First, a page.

The actress, who got her first big break on the soap "General Hospital," says, "At Christmas, or other holidays or whenever my extended family gets together, we always have pancit, adobo and lumpia. I cook adobo a lot. Everybody likes it. Of course, with white rice." Nia adds with a chuckle, "My son eats rice cold out of the refrigerator." Son is Christopher, 13, from a first marriage. Nia has a daughter, Sienna Noelle, 3, with her current husband, Lauro Chartrand, a stunt coordinator who is working on Tom Cruise's 19th century epic, "The Last Samurai."

Nia's martial arts training with Lauro over the years pays off handsomely in her role as
49erSix in the slam-bang crowd-pleaser "Half Past Dead." Nia and Morris Chestnut ("Under Siege 2") and "Boyz N the Hood") lead a band of mercenaries that takes over Alcatraz, the famous prison island off San Francisco, which is imagined in the film as having reopened as a high-tech hellhole. Seagal, an undercover FBI operative posing as a convict,and rapper- actors Ja Rule and Kurupt launch into nonstop action. Nia is the film's bright spot. The New York Times' Elvis Mitchell wrote, "There is a welcome appearance by Nia Peeples as (Chestnut's) aide-de-carnage, who is so mean and beautifully lean that she seems to live up to the name of her 1986 hit, 'Trouble.'"
"The hardest part of doing this film wasn't really the physical part," Nia clarifies. "It was creating a character who was more than just running around trying to look like a tough chick, because I'm only 5'2". You put me next to Steven Seagal, who's 6'5''and there's no way that people are gonna say, he's scared of her." When she sat down earlier with a group of writers, Nia was asked, "What is the significance of all that blue make-up around your character's eyes?" She replied appropriately, tongue in cheek, to everyone's delight: "There is no significance. She was just out of her mind. She'd do it because she could." Indeed. Nia's 49er Six calls herself "the queen bitch of the universe" and she whistles to challenge her male adversaries to come out and fight her.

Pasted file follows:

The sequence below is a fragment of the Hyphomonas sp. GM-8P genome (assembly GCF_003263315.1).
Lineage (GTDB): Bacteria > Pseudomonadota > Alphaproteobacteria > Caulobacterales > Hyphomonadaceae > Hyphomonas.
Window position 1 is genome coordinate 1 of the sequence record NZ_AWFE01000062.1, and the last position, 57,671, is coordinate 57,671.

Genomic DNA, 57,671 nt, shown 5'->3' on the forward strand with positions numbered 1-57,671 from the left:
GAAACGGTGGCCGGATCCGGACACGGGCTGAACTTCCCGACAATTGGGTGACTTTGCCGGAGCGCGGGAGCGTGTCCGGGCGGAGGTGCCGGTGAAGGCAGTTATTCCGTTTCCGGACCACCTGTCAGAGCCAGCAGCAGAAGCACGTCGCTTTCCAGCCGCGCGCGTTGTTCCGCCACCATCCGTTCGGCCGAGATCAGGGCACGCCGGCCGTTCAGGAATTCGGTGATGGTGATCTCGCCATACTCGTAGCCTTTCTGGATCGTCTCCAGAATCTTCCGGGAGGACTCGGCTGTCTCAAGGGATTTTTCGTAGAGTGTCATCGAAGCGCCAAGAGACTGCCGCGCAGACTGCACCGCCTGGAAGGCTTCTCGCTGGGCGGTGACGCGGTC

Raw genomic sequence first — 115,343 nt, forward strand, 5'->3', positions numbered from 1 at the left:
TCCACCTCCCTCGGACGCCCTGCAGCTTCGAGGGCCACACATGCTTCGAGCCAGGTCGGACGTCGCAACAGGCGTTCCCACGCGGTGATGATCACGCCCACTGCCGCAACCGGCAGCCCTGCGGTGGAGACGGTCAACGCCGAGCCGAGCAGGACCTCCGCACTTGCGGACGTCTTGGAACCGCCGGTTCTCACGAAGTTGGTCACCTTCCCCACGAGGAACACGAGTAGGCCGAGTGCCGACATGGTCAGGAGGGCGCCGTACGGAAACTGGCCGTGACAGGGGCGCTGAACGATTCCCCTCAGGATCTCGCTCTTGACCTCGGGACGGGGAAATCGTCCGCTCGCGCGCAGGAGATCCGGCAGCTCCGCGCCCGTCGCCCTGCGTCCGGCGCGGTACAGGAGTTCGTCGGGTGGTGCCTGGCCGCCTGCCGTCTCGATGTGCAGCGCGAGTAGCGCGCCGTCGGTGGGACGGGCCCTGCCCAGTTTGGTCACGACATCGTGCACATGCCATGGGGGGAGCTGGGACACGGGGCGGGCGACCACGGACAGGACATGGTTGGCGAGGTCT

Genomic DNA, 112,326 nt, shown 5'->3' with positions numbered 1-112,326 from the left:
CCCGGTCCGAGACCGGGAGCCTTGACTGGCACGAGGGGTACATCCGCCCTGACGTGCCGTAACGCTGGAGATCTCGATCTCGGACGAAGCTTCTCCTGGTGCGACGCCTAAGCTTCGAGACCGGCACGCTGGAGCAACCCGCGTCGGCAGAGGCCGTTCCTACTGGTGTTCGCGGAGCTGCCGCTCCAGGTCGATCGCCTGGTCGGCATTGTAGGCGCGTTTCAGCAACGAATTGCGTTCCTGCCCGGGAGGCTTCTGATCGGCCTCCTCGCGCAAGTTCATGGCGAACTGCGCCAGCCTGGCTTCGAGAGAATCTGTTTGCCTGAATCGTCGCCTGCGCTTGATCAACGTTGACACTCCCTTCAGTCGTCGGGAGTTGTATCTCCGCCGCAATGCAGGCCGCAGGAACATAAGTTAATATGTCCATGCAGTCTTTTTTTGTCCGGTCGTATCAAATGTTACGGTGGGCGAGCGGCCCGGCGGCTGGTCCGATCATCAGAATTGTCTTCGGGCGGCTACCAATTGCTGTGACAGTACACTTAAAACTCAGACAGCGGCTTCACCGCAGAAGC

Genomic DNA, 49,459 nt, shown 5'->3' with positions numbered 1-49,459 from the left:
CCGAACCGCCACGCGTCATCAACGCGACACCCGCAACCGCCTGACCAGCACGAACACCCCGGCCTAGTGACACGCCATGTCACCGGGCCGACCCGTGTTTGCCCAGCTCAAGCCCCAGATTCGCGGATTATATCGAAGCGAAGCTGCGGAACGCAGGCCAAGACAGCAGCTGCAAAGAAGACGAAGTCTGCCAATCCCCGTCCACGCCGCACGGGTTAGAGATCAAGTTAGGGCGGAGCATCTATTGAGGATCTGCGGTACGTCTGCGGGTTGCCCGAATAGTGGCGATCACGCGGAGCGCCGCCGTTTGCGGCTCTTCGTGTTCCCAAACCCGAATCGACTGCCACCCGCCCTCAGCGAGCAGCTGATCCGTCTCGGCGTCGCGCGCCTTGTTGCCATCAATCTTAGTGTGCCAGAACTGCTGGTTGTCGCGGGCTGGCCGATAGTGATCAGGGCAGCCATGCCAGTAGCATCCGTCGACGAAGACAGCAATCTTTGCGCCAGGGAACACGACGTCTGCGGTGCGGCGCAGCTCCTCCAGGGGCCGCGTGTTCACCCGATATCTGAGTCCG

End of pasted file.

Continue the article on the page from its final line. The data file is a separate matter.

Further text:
Asked how long it took to rehearse her duel with Ja Rule, an acrobatic combat that is one of the film's action highlights, Nia reveals, "We rehearsed for three hours and that was it. A lot of times, they find it difficult to find a woman to act as my double. When I showed up on the set, they asked, do you fight? Yeah, I can fight, I said. The reaction was like, 'Yeah, right, sure, some actress. I want to see this.'" Morris Chestnut's assessment of Nia's fighting skills was succinct: "She can kick a lot of ass. She really knows her martial arts." Is there a lot of "fighting" in the Peeples home (they moved to Vancouver a year ago, but are back in LA for a year because of Lauro's 'The Last Samurai' job)? "All the time! With my 13-year-old and three-year-old. We are all at each other's throats." But between her and her fight coordinator husband? Nia roars with laughter. "In my down time, while he's here working, I go train with him." So does her son enjoy having a mom who delivers Wushu kicks against tough rapper actors? "Are you kidding?" she answers. "He's like the star of all his teenage friends. I'm a
hip and happening mom. I dig it. I'm right there just for a brief moment. It will be over
But career-wise, has her mixed heritage helped or hindered her? "It has helped me
slip into a lot of different types of roles that other people cannot. The bad side is that I
cannot play straight ahead white roles, but there are so many people competing for those roles already. I am what I am, and I look the way that I look, and that's that. I'm very proud of every race that I am." Does she get to hang out with Filipino actors? Nia responds, "You know what's funny? The last pilot for a series I did for ABC was called 'Meet the Changs.' It was supposed to be this mystical thing about a Chinese family, but almost everybody in it is Filipino." She mentions actors like Dante Basco and Rona Figueroa. "We had a bunch of stunt people who were Filipinos," she continues. "One time we were lying on the floor because we did a scene where we got knocked out, and somebody started going, 'Pssssst!' All the Filipinos in the room turned their heads. We laughed so hard. It became a joke on theset because whenever they wanted to see a reaction out of someone, they went, 'Pssssst!'"
So what's next for her? "Nothing. I'm sitting back and I'm waiting." She laughs again. "I bet you never heard that answer from an actor before."

We are family: Nia is flanked by husband Lauro,her son Christopher (in striped sleeves),and daughter Sienna Noelle. The two kids on the opposite sides are Lauros children from a previous marriage.